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How Star Wars Inspired a NASA Rocket Scientist

Star Wars: The Force Awakens opens this week. We ask a NASA rocket scientist how they were inspired by Star Wars and SciFi in general.

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SWE Leadership Summit Update

Star Wars: The Force Awakens opens this week in theaters nationwide. We’re asking SWE members to tell us how they were inspired by the film series and SciFi.

Born in 1981, I can no better remember the first time I saw Star Wars than the first time I heard Cinderella. Throughout my childhood, my parents or babysitters would play the one film or another on our VHS while I watched happily along on the floor. A collection of adventure tales I’d always known, but gradually comprehended more and more as I grew and the timeline revealed itself. Though the Force forever flowed through the universe, it was shocking when I realized that, unlike me, Luke hadn’t grown up knowing that Darth Vader was his father and a relief when I finally grasped the concept of a movie trilogy.

I come from a family of movie lovers, but we only stuck our toe into the science fiction realm when the story was powerful enough to attract all audiences. Yet the few we saw, including Star Wars, Short Circuit, and particularly Space Camp, were incredibly inspirational to me. My childhood dream was to be an astronaut and despite not knowing what an engineer did until high school, I’m now a trajectory analyst (aka rocket scientist) for NASA’s Launch Services Program. I’ve launched spacecraft to study black holes (NuSTAR), Mars (Curiosity rover in 2011 and InSight landing in 2016), the Earth, and more. I’ve sat on console during launch and even said “GO” as NASA Winds.

Twenty-some years after I first watched Star Wars Episode IV: A New Hope, I performed experiments on MIT’s SPHERES, three robotic spacecraft on board the International Space Station inspired by Luke’s floating training droid (aka “remote”) which fired blasts for him to deflect. My master’s degree examined how SPHERES could be used to gather data on fluid slosh in microgravity. Through the efforts of other researchers, the SPHERES SLOSH experiments began in early 2014. It still gives me chills to know that, 300 miles above our heads, astronauts once loaded commands that I wrote onto robots which then spun themselves up.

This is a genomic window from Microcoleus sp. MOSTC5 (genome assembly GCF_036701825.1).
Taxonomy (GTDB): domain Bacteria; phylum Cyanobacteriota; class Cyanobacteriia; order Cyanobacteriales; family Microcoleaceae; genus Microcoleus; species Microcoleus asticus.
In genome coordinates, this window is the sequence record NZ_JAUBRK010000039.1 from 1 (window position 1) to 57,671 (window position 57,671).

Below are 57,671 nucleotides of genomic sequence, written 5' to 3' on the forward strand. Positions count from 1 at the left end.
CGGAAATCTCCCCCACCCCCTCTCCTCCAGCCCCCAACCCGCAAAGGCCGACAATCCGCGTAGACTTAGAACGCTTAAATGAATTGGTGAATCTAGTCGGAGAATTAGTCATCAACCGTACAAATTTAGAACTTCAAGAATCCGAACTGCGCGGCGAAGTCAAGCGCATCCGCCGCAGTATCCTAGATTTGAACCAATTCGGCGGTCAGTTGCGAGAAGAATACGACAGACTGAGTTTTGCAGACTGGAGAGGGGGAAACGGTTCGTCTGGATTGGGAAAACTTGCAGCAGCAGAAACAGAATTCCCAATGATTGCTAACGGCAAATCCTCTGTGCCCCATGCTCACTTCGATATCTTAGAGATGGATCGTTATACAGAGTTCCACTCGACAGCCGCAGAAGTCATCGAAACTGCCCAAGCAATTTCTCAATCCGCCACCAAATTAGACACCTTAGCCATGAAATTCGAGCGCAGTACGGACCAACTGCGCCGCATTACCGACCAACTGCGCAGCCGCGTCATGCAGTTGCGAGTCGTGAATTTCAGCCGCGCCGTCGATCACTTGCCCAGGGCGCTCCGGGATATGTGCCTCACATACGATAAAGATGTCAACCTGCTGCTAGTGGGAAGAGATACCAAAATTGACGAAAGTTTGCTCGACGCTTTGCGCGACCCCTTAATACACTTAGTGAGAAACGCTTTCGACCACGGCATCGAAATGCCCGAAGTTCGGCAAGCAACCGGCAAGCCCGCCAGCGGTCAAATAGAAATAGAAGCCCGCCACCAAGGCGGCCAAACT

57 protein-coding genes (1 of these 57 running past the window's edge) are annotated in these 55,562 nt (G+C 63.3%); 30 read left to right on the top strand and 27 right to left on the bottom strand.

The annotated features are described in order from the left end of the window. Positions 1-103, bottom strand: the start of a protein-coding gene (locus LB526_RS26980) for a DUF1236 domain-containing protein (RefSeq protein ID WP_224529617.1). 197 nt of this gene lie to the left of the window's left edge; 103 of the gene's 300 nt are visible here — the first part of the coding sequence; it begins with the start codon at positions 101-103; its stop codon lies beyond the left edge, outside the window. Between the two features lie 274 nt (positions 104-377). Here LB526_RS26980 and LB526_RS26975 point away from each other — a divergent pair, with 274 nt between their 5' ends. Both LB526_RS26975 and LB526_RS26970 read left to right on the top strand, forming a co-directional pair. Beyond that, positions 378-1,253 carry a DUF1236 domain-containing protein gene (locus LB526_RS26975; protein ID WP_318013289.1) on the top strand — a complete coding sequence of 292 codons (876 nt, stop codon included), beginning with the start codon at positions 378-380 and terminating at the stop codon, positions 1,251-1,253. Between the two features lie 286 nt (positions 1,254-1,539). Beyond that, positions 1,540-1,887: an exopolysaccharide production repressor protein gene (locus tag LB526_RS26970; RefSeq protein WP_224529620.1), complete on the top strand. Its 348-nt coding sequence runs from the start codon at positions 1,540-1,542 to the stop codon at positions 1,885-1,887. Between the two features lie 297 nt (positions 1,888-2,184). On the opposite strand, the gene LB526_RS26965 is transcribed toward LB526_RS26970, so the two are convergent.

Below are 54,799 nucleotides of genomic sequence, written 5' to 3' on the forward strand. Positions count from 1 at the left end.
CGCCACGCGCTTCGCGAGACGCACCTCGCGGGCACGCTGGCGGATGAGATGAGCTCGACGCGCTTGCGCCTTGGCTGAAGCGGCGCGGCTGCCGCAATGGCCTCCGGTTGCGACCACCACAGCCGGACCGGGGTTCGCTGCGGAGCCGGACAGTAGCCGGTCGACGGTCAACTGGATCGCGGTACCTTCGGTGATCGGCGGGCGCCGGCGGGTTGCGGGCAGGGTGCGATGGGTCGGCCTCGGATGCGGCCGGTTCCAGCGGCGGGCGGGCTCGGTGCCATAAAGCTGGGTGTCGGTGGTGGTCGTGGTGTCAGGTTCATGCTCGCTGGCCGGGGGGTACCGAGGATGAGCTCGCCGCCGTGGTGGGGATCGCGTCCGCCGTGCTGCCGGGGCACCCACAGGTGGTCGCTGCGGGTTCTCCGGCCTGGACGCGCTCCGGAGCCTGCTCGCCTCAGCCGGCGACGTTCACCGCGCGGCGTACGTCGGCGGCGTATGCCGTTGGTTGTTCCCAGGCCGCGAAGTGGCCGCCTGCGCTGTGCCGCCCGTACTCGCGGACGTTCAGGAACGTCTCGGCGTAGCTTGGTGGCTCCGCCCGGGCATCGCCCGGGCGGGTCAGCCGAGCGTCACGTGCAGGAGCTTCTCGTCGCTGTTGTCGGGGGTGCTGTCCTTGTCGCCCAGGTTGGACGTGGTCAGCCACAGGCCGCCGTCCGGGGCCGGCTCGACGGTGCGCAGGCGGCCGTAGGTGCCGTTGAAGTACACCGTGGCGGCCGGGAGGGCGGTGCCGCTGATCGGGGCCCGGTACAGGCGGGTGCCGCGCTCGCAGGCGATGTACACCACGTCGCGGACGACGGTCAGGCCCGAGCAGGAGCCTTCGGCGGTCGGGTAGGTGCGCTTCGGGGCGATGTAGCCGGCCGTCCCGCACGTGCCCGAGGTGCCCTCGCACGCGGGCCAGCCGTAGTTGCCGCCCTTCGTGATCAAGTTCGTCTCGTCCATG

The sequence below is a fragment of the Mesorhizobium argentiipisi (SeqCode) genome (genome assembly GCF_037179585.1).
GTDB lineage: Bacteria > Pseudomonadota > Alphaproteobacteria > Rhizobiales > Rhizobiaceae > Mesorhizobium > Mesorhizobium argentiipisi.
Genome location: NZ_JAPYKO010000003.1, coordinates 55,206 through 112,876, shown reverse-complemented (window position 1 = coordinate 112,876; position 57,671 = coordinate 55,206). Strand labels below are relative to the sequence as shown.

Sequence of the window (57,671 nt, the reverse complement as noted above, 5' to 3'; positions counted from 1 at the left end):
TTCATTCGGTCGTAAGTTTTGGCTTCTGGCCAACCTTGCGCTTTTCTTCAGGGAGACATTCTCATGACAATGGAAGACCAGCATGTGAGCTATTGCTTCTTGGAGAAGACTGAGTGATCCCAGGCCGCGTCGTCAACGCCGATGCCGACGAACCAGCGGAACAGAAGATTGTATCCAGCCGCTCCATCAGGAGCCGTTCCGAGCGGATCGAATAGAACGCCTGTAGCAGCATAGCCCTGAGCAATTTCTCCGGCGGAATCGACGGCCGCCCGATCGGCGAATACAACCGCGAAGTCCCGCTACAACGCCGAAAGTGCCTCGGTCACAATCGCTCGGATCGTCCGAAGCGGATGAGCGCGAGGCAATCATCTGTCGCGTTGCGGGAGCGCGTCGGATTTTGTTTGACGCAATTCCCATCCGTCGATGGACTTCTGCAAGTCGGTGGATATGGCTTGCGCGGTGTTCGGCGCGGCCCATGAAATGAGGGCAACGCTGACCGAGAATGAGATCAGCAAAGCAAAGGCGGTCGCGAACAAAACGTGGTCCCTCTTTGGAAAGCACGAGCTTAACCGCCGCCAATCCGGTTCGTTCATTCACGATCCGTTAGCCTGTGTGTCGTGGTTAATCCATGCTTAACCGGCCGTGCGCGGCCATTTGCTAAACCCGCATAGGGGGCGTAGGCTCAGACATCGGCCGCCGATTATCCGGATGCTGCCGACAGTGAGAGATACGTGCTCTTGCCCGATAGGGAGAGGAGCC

When the original trilogy “Special Edition” to theaters in 1997, it was a family affair and I was thrilled to see one of my favorite stories on the big screen. With the prequels, my generation experienced a Star Wars story in its first run in the theaters. I’m so excited that a third-generation will receive the joy of watching a brand new Star Wars story enfold with all of us that have been there before.

Written by:

Caley Burke

Launch Vehicle Trajectory Analyst

NASA Kennedy Space Center

We want to see your Star Wars experience on SWE’s social media channels! Share your best Star Warscostume or scenes from a Star Wars-themed party you’re attending! Or tell us how science fiction inspired your career in STEM. Use the hashtag #TheSWEForceAwakens – Tweet @SWEtalk, posts a picture to Instagram or shout us out on Facebook.

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